On December 4th the Fixing America’s Surface Transportation Act (“FAST Act”) into law; it requires three things:

  1. that IRS use private collection agencies,
  2. that contract priority is handed over to private collection contractors, as well as debt collection centers (on the schedule mentioned under section 3711(g) of title 31, United State Code),
  3. and that there are to be a specific two reports given on the IRS to the House Committee.

The intent of requiring the IRS to use private collection agencies is to better collect “inactive tax receivables.”  Inactive tax receivables are those taxes that are removed from the active inventory due to the lack or resources or not being able to locate the taxpayer. The IRS is expected to enter contracts and agreement for using private collection contractors within 3 months after the Act’s enactment.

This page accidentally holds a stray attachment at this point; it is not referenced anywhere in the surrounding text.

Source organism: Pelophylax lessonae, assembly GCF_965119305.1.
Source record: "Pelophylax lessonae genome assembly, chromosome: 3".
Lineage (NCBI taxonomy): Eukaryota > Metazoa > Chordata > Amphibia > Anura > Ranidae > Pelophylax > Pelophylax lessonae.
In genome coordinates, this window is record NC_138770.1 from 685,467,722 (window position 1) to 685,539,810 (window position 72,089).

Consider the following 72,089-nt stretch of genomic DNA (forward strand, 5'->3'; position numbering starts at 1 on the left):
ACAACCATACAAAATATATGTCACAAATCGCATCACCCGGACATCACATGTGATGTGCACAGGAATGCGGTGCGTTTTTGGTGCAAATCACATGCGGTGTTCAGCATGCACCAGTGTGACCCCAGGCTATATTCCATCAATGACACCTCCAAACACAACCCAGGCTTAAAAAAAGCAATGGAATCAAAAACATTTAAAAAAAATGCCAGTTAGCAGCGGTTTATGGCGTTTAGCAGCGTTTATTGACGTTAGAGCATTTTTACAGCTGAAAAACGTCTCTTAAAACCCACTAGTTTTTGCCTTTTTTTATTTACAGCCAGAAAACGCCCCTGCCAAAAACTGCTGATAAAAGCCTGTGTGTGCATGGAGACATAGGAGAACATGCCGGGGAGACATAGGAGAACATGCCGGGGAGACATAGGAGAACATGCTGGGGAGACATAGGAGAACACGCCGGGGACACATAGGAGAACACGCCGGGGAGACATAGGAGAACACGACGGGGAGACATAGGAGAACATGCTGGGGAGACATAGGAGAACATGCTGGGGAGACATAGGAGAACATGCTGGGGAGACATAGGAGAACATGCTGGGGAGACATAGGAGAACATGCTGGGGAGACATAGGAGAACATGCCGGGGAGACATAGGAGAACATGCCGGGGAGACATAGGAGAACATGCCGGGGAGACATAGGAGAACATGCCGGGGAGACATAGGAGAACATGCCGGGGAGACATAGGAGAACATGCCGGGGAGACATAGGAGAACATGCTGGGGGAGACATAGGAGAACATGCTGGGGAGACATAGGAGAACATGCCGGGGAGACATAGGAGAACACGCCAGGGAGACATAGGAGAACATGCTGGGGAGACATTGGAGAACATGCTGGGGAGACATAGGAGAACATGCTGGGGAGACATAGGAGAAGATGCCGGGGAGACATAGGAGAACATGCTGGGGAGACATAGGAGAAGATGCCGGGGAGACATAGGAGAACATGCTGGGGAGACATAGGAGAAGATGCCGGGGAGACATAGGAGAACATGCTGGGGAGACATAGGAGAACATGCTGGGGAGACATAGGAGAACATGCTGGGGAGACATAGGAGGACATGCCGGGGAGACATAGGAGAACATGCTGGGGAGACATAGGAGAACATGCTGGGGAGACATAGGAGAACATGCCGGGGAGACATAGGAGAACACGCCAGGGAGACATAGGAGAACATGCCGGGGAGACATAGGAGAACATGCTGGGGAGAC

The FAST Act specifies particular IRS debts that aren’t able to be placed with private agencies.  For example, pending debts, debts that are considered in innocent spouse cases, involving a taxpayer that’s either dead, a minor, in combat, or a victim of identity theft that is tax-related. IRS debts that are also exempted from being placed with a private agency are debts being examined, or a debt that is subject to a proper exercise of a right of appeal.

Earlier this year, we put the FAST  Act in our blog with the question, “What do you think about the government using private debt collection agencies.”

The verdict on that is in.  The FAST Act is now law, and private collection agencies will begin collecting past due debt for the IRS the end of first quarter 2016.

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